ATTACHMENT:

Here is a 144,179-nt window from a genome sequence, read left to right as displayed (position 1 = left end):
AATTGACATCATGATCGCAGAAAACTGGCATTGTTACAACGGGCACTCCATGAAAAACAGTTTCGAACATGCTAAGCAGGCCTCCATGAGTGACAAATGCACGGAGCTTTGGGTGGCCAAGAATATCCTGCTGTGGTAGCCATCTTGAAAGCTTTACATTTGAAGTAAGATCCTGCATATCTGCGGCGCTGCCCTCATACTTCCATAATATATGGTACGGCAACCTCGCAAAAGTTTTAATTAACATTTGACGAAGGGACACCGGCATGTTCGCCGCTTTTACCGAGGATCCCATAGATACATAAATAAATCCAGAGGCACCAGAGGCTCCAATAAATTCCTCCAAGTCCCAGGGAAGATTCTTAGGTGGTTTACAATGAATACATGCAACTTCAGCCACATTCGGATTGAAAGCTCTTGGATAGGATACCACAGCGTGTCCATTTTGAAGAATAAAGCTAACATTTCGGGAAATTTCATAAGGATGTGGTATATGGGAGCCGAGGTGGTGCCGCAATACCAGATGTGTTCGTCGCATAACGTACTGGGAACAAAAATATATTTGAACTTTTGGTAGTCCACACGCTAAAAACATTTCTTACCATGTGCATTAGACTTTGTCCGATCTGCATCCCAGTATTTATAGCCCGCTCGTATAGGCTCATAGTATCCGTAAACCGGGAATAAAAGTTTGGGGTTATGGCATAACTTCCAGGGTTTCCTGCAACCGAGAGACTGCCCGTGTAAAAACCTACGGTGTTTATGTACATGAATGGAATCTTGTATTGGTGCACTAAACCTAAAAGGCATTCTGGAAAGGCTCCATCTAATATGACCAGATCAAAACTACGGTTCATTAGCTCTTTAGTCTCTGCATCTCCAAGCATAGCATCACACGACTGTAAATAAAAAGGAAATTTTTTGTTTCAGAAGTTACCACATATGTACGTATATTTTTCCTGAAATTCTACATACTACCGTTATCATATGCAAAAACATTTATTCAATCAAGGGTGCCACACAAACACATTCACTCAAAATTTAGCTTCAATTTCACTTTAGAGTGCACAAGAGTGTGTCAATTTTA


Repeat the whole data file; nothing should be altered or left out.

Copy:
Here is a 144,179-nt window from a genome sequence, read left to right as displayed (position 1 = left end):
AATTGACATCATGATCGCAGAAAACTGGCATTGTTACAACGGGCACTCCATGAAAAACAGTTTCGAACATGCTAAGCAGGCCTCCATGAGTGACAAATGCACGGAGCTTTGGGTGGCCAAGAATATCCTGCTGTGGTAGCCATCTTGAAAGCTTTACATTTGAAGTAAGATCCTGCATATCTGCGGCGCTGCCCTCATACTTCCATAATATATGGTACGGCAACCTCGCAAAAGTTTTAATTAACATTTGACGAAGGGACACCGGCATGTTCGCCGCTTTTACCGAGGATCCCATAGATACATAAATAAATCCAGAGGCACCAGAGGCTCCAATAAATTCCTCCAAGTCCCAGGGAAGATTCTTAGGTGGTTTACAATGAATACATGCAACTTCAGCCACATTCGGATTGAAAGCTCTTGGATAGGATACCACAGCGTGTCCATTTTGAAGAATAAAGCTAACATTTCGGGAAATTTCATAAGGATGTGGTATATGGGAGCCGAGGTGGTGCCGCAATACCAGATGTGTTCGTCGCATAACGTACTGGGAACAAAAATATATTTGAACTTTTGGTAGTCCACACGCTAAAAACATTTCTTACCATGTGCATTAGACTTTGTCCGATCTGCATCCCAGTATTTATAGCCCGCTCGTATAGGCTCATAGTATCCGTAAACCGGGAATAAAAGTTTGGGGTTATGGCATAACTTCCAGGGTTTCCTGCAACCGAGAGACTGCCCGTGTAAAAACCTACGGTGTTTATGTACATGAATGGAATCTTGTATTGGTGCACTAAACCTAAAAGGCATTCTGGAAAGGCTCCATCTAATATGACCAGATCAAAACTACGGTTCATTAGCTCTTTAGTCTCTGCATCTCCAAGCATAGCATCACACGACTGTAAATAAAAAGGAAATTTTTTGTTTCAGAAGTTACCACATATGTACGTATATTTTTCCTGAAATTCTACATACTACCGTTATCATATGCAAAAACATTTATTCAATCAAGGGTGCCACACAAACACATTCACTCAAAATTTAGCTTCAATTTCACTTTAGAGTGCACAAGAGTGTGTCAATTTTA